Moore Park is a large area of parkland in the south-eastern suburbs of Sydney, in the state of New South Wales. It is part of Centennial Parklands, a collective of three parks being Moore Park, Centennial Park and Queens Park. Centennial Parklands is administered by the Centennial Park & Moore Park Trust, a NSW government agency. The only exception is the land on which the Sydney Cricket Ground and Sydney Football Stadium are sited; these stadiums are managed by the Sydney Cricket Ground Trust.
Moore Park is also a small suburb in its own right, as is Centennial Park. Moore Park is located 3 kilometres southeast of the Sydney central business district and is part of local government area of the City of Sydney.
The parkland south of Paddington was named after Charles Moore, Mayor of Sydney from 1867–69, who fought for the land to be dedicated as a leisure area for the people of Sydney and suburbs. The land was part of 1,000 acres (4.0 km2) originally set aside by Governor Lachlan Macquarie in 1810 for grazing and watering stock.
Sydney's first zoo was established here in 1879 on 7 acres (28,000 m2) of land known as Billygoat Swamp. The zoological gardens covered 15 acres (61,000 m2) by 1906 but moved to Bradley's Head at the site now known as Taronga in 1917. It was replaced by Sydney Girls High School, which opened on this site in 1921. Students transferred from Elizabeth Street, which became the site of the David Jones Department Store. Sydney Boys High School opened in 1928 on the remaining zoo land.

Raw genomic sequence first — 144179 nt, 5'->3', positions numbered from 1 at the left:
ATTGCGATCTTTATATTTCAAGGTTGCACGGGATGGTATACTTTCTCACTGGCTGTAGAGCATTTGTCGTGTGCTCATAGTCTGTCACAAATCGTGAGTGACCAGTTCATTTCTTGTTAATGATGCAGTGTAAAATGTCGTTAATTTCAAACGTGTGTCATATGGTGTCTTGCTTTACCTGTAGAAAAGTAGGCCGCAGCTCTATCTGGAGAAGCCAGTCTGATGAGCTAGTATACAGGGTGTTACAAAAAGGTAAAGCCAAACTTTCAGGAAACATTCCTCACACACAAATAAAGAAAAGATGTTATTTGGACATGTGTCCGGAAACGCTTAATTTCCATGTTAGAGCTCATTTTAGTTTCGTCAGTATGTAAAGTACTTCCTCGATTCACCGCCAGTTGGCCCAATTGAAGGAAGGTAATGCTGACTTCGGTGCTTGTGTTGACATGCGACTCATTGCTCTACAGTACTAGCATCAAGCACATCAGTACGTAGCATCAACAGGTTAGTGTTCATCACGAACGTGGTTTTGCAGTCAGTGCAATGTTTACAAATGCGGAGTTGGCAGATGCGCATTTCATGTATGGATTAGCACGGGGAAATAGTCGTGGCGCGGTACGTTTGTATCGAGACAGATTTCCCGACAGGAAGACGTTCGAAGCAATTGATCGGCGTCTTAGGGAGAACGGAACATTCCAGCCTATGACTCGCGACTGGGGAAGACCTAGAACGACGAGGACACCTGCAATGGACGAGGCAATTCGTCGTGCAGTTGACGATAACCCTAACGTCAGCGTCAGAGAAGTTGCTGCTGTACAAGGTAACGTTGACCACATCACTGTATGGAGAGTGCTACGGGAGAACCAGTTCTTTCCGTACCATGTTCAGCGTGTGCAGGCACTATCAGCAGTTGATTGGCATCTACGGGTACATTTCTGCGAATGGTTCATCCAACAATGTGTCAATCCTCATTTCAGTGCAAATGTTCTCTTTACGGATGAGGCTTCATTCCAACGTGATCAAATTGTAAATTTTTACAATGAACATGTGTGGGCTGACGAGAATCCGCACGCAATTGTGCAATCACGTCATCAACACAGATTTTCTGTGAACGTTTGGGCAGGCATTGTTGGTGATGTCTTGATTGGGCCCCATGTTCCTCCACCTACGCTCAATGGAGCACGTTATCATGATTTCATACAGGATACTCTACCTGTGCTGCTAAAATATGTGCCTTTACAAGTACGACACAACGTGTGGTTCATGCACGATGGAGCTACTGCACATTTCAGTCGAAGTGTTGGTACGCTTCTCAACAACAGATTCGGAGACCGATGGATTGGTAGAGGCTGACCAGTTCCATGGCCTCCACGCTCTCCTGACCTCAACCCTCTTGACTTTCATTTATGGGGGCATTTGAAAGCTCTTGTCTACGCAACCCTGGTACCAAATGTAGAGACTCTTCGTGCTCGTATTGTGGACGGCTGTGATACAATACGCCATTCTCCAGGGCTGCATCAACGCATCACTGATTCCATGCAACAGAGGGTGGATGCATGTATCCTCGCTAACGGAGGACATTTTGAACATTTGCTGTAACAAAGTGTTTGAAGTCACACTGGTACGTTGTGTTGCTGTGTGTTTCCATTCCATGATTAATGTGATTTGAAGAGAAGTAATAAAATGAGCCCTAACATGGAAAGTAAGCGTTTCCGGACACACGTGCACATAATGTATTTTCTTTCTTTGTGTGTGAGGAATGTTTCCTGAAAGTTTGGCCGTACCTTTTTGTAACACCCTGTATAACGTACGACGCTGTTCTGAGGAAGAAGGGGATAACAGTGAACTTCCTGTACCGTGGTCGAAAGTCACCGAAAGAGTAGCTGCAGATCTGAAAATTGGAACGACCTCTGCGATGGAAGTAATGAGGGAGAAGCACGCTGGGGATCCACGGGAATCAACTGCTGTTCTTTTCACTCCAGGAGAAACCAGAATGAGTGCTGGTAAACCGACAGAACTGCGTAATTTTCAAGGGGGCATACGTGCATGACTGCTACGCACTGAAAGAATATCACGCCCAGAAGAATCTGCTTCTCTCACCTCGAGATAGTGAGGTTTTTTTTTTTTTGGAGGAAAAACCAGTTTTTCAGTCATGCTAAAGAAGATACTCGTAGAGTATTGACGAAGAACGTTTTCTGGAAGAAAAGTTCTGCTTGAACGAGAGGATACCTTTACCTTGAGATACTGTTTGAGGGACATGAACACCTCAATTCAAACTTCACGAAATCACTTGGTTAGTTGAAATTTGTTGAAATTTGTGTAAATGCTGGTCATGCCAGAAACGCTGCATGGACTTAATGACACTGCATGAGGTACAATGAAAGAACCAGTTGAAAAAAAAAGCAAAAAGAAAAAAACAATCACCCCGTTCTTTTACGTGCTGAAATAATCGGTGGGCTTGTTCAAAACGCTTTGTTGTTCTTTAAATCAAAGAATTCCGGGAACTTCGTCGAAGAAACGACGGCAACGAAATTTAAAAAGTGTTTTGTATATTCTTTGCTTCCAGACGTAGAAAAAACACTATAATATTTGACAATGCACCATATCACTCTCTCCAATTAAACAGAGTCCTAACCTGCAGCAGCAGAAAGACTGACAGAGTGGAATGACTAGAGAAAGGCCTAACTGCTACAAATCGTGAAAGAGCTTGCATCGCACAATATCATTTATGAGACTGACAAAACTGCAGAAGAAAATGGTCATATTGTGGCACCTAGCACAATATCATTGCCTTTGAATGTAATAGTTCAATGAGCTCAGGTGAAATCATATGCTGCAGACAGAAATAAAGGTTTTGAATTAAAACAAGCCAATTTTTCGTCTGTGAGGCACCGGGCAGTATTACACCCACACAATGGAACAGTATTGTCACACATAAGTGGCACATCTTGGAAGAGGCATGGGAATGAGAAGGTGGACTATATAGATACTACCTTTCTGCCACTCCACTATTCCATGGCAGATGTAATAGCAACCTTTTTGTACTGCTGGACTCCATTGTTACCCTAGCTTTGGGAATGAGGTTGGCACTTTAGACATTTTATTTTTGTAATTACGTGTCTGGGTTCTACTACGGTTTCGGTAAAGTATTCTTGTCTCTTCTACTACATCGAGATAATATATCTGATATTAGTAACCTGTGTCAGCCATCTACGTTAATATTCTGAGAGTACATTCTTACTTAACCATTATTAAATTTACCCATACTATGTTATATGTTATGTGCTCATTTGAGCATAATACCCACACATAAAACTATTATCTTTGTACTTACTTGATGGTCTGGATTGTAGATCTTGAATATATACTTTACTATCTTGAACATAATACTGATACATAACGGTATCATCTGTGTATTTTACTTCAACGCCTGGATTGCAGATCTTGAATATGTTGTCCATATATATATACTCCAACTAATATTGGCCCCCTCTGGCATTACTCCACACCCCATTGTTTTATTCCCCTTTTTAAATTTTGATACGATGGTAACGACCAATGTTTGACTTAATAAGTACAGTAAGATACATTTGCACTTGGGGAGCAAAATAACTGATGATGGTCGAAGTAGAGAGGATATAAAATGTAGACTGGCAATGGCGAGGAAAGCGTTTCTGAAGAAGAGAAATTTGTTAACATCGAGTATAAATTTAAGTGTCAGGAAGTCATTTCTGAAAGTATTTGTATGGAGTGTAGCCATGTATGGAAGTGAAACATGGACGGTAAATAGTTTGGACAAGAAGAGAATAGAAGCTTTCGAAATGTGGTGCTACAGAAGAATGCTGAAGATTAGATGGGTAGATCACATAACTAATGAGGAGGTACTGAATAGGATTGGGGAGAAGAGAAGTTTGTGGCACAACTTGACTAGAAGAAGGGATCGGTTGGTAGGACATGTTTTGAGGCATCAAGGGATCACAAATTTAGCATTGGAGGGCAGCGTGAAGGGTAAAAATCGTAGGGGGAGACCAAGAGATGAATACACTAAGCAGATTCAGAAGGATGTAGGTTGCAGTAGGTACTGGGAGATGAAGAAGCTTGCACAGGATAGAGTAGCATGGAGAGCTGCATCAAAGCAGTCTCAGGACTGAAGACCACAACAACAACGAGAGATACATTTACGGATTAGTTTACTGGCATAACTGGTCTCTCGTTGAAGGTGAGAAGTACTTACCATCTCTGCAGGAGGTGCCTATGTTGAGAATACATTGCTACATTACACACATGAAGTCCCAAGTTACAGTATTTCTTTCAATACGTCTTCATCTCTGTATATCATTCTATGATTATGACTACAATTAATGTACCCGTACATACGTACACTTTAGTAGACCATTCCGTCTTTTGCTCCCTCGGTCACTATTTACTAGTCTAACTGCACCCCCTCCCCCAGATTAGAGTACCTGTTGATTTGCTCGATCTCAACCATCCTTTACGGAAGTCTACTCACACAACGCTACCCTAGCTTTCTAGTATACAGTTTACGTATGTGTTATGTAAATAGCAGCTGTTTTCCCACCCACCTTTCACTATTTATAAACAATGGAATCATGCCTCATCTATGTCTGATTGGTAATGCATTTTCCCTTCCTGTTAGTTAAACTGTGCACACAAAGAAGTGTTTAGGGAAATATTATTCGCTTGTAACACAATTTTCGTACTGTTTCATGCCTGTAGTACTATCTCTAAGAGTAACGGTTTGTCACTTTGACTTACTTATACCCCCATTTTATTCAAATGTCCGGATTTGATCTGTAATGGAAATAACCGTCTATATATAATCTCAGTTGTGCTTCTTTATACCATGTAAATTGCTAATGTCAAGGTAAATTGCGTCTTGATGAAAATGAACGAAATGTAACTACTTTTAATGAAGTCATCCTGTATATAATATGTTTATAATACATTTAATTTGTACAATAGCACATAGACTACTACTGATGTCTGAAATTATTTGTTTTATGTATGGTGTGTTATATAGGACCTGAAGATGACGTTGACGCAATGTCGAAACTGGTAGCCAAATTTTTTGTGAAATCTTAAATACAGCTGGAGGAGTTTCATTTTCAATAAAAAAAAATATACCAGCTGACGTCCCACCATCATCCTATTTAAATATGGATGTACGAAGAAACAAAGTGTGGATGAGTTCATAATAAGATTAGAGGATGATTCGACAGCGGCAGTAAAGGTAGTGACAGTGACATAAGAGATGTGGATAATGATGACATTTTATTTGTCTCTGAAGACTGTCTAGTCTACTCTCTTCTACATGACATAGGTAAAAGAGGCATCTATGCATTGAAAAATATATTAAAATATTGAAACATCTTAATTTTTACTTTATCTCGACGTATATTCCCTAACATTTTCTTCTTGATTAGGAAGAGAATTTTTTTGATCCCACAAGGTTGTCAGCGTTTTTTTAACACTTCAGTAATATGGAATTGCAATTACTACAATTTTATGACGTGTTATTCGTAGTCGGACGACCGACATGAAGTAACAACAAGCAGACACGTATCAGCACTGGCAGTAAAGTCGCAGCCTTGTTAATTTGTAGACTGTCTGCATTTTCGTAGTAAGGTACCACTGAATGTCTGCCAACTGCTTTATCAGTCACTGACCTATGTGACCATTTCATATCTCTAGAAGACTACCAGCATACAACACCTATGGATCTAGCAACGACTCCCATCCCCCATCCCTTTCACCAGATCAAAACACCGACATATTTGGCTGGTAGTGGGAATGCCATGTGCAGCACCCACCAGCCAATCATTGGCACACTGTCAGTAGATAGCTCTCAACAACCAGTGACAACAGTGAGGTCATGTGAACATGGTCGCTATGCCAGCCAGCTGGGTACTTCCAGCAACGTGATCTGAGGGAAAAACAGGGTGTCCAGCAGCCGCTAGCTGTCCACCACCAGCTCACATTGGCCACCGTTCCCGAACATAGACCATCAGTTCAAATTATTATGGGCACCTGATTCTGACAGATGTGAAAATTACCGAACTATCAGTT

The Eastern Distributor and Anzac Parade are major arterial roads on the western border of the suburb. Sydney Buses operate frequent services to Moore Park from the Sydney CBD and special services for sporting events run from Central railway station.
On 13 December 2012, the NSW Government announced a commitment to build a $1.6 billion light rail from Circular Quay down George Street to Central Station, then across to Moore Park and down Anzac Parade. South of Moore Park the line will split into two branches - one continuing down Anzac Parade to the nine ways at Kensington, and the second heading to Randwick via Alison Road. Construction commenced in 2015.